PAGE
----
The captain of the Costa Concordia, the large cruise ship that crashed in January 2012 off Isola del Giglio, Italy, causing the deaths of 32 people, attended a hearing today about the disaster in an Italian court. Francesco Schettino is facing a slew of charges, including multiple counts of manslaughter. He is also charged with abandoning ship while passengers were still on board and causing a disaster. If Schettino is successfully convicted of these charges, he could face over 2,500 years in prison.
Schettino has been widely condemned since the disaster occurred. Many have claimed that in an act of reckless showmanship, the captain tried to sail by the small island of Giglio to salute the people on land. Clearly, he failed, and instead ran the ship into a reef, causing it to keel over and partially sink. What’s more, the captain allegedly abandoned ship when he should have been on board helping the hundreds of passengers who remained on the vessel. (Schettino reputation wasn’t helped when the Italian media published a transcript of the captain’s conversation with the Italian Coast Guard soon after the ship struck the reef.)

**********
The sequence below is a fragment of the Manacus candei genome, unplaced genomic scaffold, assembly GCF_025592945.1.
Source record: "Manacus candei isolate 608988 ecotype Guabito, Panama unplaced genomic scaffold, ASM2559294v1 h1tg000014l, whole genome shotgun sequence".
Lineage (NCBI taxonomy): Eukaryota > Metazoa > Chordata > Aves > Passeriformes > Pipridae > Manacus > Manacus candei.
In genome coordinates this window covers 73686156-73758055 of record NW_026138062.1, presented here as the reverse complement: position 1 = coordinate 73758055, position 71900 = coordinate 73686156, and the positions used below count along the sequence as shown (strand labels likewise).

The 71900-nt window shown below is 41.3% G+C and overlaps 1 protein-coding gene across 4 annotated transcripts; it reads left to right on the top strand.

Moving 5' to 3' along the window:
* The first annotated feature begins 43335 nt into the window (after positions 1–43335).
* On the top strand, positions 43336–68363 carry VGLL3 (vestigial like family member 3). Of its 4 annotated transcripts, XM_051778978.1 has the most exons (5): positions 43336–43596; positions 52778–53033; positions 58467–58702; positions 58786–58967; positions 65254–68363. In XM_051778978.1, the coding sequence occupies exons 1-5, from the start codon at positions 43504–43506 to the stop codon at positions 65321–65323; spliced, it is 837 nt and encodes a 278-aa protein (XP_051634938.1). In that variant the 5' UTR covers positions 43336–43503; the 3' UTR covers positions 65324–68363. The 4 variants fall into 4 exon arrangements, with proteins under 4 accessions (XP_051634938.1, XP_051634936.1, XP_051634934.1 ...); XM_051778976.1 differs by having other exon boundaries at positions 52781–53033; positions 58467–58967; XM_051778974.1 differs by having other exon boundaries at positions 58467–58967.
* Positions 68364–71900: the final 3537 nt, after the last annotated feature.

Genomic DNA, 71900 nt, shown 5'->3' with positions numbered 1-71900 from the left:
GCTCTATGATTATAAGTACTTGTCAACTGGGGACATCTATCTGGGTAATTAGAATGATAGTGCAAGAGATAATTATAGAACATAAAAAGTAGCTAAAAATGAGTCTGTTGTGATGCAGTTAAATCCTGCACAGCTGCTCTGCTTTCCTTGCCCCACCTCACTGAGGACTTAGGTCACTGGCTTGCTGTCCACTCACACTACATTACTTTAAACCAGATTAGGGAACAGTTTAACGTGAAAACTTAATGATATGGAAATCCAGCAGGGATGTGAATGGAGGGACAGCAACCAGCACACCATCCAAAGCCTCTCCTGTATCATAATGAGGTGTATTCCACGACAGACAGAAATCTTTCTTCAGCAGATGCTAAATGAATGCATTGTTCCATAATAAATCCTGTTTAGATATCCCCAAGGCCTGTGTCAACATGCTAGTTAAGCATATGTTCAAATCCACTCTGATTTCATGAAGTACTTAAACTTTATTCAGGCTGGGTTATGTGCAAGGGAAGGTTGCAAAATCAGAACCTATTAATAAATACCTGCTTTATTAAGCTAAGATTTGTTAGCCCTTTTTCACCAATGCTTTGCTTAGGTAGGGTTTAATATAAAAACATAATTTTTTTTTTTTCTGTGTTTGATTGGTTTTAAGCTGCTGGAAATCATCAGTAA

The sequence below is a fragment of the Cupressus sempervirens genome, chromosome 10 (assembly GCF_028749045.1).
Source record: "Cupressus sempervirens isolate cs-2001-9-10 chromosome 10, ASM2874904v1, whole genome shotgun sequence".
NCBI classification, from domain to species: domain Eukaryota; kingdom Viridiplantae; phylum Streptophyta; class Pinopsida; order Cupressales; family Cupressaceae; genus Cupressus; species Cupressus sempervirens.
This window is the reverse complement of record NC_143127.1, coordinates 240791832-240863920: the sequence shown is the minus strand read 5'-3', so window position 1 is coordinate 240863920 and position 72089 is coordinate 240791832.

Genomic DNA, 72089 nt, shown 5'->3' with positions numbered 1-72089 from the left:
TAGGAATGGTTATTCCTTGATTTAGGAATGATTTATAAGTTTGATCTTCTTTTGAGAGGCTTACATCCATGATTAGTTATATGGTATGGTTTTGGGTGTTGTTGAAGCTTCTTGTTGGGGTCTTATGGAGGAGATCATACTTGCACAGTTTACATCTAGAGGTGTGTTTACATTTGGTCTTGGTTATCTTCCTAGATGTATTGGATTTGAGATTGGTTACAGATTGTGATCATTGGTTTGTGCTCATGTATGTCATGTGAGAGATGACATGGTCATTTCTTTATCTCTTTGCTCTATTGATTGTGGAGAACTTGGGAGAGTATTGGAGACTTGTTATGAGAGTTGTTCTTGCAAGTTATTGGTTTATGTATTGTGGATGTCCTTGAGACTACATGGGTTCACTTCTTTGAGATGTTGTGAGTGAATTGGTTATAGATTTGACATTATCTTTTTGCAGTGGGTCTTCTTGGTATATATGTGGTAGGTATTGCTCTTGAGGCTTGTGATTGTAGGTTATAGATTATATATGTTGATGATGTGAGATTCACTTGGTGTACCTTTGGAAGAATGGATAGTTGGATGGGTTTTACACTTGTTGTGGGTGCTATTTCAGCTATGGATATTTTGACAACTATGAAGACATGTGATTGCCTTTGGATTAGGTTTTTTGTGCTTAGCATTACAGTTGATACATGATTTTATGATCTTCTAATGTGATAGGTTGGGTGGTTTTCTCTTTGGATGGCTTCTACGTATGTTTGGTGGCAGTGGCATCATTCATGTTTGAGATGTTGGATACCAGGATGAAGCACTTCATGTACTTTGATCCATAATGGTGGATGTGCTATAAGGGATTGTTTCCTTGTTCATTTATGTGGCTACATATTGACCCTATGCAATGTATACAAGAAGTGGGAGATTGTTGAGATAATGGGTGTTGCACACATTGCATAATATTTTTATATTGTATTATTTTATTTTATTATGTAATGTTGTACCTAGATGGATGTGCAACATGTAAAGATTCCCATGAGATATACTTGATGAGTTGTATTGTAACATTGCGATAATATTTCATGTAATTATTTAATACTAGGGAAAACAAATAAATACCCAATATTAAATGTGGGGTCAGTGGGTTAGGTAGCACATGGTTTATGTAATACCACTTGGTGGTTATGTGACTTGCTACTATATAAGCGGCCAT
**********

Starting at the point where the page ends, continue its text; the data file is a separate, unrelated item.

Schettino has publicly apologized for the accident and has even accepted some of the responsibility for the disaster, but he insists that his actions saved hundreds of lives. Had he not managed to steer the ship closer to the shore, he claims, it might have went down in deeper waters, causing many more passengers to drown.
As more details from the trial emerge, we’ll be sure to keep our readers posted, so come back often for more coverage of the court proceedings. For a little background on the disaster, check out our article on cruise ship safety in light of the Costa Concordia disaster.